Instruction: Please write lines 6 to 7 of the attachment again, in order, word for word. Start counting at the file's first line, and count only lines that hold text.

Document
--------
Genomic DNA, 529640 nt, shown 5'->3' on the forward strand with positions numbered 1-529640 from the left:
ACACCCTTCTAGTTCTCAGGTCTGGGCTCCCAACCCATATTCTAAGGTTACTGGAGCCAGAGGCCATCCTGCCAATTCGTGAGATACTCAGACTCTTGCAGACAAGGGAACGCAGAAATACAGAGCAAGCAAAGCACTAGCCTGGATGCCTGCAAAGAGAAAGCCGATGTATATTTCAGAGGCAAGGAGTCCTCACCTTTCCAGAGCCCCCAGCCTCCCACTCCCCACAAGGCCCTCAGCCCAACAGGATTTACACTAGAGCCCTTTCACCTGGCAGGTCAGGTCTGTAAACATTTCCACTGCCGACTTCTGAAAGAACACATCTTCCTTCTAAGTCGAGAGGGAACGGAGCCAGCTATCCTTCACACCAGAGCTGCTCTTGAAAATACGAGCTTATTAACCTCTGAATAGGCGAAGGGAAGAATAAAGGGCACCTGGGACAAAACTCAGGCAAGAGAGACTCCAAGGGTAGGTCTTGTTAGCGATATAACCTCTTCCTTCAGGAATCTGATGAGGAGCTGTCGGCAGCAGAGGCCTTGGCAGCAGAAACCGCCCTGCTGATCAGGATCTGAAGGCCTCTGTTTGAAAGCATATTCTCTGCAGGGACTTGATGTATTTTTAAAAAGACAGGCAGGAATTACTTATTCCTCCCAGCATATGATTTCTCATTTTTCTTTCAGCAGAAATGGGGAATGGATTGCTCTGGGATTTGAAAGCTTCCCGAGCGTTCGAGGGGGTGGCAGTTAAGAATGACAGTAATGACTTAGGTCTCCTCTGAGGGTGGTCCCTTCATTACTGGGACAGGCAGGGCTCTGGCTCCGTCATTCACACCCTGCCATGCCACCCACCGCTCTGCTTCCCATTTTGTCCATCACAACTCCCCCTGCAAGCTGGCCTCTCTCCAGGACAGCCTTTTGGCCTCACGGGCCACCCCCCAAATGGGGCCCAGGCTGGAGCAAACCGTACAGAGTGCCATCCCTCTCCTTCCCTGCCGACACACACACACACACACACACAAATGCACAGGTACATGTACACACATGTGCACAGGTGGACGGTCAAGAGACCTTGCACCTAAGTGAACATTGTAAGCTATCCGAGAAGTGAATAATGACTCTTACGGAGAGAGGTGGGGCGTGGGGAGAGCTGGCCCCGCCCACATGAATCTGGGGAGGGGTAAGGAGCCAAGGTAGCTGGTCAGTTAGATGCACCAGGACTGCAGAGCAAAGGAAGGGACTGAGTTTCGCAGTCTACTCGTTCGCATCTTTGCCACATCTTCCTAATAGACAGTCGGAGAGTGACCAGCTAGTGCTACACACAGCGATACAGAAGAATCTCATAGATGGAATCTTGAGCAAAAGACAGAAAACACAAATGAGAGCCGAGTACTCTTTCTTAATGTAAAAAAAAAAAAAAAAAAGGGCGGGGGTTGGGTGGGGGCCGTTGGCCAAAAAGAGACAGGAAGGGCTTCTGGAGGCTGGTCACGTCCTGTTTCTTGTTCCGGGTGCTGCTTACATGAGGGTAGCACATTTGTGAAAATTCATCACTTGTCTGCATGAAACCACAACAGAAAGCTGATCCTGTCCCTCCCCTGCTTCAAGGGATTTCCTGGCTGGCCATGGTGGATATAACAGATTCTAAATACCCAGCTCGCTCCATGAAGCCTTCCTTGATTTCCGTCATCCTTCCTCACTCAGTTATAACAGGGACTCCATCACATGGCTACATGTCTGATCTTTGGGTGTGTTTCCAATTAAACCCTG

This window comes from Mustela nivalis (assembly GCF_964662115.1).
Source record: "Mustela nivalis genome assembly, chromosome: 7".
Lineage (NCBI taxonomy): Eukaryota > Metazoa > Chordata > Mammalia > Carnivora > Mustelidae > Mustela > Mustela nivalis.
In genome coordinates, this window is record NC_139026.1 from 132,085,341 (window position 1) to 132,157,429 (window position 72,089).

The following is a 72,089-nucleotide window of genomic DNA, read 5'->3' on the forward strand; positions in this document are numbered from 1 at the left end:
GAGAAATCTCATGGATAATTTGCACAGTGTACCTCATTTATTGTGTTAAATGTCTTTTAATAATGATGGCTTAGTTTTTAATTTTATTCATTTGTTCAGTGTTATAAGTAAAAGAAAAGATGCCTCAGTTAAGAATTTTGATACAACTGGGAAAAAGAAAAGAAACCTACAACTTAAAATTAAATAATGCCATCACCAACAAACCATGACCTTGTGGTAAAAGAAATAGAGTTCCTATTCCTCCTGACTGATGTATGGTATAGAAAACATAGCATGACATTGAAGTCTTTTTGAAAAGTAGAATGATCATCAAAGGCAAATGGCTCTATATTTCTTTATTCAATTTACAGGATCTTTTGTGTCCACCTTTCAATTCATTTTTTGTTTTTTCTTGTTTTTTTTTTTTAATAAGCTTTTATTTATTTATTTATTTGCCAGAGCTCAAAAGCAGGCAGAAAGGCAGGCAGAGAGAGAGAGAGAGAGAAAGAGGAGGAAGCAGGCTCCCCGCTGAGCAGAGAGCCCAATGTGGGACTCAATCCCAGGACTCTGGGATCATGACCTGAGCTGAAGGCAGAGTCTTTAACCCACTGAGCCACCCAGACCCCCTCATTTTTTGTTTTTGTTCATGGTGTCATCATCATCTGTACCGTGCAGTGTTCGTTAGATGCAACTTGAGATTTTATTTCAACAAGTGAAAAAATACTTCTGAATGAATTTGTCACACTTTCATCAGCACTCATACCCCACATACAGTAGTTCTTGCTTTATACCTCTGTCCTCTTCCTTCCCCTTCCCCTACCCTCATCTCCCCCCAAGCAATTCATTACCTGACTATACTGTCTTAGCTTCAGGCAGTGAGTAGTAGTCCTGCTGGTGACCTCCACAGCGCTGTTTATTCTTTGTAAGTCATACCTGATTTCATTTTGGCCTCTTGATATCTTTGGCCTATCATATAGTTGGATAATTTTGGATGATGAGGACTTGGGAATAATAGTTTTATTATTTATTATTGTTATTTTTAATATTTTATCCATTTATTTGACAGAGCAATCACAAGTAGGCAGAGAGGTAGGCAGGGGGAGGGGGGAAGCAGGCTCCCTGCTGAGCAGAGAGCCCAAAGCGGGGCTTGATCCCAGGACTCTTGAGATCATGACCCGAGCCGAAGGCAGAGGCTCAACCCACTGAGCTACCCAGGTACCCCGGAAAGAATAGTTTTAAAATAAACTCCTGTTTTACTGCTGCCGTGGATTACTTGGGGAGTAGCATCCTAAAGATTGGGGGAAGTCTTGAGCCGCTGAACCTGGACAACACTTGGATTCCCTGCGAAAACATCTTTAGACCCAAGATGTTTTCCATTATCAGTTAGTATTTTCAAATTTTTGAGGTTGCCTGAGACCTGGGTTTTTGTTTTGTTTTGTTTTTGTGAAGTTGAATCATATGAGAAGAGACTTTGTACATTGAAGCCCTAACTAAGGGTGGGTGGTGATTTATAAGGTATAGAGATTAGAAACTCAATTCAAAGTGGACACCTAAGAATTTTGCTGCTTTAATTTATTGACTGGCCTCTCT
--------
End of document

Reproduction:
In genome coordinates, this window is record NC_139026.1 from 132,085,341 (window position 1) to 132,157,429 (window position 72,089).

The following is a 72,089-nucleotide window of genomic DNA, read 5'->3' on the forward strand; positions in this document are numbered from 1 at the left end: